Assessing the SAT

Assessing the SAT

Parents encourage their children to be themselves and do what's best for them, regardless of what their children's friends do, leading to the familiar rhetorical question: "If your friend jumped off a bridge, would you?" For years, Colby has been one of the selective liberal arts colleges in the Northeast to require SAT reasoning test scores. As some others have dropped the requirement, Colby has stood atop the bridge, looking down, contemplating the pros and cons. Now, even as the new SAT has been rolled out, Colby continues to assess the test's importance in the admissions process.

By Ruth Jacobs

Unlike some of their counterparts at peer colleges, Colby students, like those seen here with Assistant Professor of English Daniel Contreras, must submit SAT I or ACT scores with their applications.
Meanwhile, Mark Freeman, Colby's director of institutional research, believes the College's SAT requirement is putting Colby at a disadvantage compared to peer schools that don't require the scores. Freeman's job is to compile and analyze institutional data to support decision making. Other colleges' experiences show that making the SAT optional increased their applicant pools. "If you've got more kids to choose from, and the score's not part of the mix,— Freeman said, "you're going to be looking at other things more closely.—

Some of those things, according to Freeman, might be specific talents, the contribution the student might make to campus life, or a student's desire to attend Colby—resulting in happier students and more loyal alumni. These qualities, of course, are carefully weighed in the current admissions process. Freeman believes the College could weigh these factors more heavily if SAT scores were not part of the mix.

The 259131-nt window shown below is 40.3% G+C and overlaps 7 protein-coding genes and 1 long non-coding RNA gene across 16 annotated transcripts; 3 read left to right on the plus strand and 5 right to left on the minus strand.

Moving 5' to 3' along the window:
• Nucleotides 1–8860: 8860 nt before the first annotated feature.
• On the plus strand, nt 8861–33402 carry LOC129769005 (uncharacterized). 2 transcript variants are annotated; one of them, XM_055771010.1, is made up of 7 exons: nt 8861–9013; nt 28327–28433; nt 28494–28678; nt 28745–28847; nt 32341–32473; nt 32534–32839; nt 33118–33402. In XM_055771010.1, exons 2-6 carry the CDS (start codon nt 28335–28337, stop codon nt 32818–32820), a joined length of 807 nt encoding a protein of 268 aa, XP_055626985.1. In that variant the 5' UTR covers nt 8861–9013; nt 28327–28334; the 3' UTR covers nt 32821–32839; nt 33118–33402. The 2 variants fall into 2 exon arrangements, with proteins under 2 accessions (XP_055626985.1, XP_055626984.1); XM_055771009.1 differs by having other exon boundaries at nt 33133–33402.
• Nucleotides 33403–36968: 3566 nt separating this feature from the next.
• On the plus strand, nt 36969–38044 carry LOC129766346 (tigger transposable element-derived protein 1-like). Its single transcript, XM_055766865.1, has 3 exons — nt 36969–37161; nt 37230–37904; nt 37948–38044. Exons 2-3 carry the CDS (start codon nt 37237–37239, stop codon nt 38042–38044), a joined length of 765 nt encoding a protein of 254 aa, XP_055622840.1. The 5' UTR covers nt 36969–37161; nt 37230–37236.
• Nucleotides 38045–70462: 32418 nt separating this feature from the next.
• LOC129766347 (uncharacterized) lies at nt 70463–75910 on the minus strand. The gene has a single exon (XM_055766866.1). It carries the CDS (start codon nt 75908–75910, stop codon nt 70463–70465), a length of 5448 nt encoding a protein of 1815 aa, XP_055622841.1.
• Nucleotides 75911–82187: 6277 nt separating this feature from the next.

Adams does not ignore any element of the equation. "There are broad institutional considerations that we're always thinking about as to whether or not it serves the competitive and strategic interests of the College,— he said.

Beverage stands by the SAT as a useful—albeit imperfect—tool to be used in conjunction with many other factors. Director of Admissions Steve Thomas concurs. "I think it's a very good gauge of a student's academic potential when you look at it in line with the other pieces,— he said. If anything speaks to their point, it's Colby's talented and motivated student body.

But some administrators at the College continue to ask privately whether the tradeoff is too great. "The most compelling reasons to consider not requiring the SAT have to do with arguments about the effects of the requirement on the diversity and size of the applicant pool,— said Adams. "Does requiring the test narrow the types and number of students that might apply to Colby? And does that consideration outweigh the value of the test in demonstrating academic preparation and performance? These are the key questions we are more or less steadily asking ourselves.— And there are no easy answers.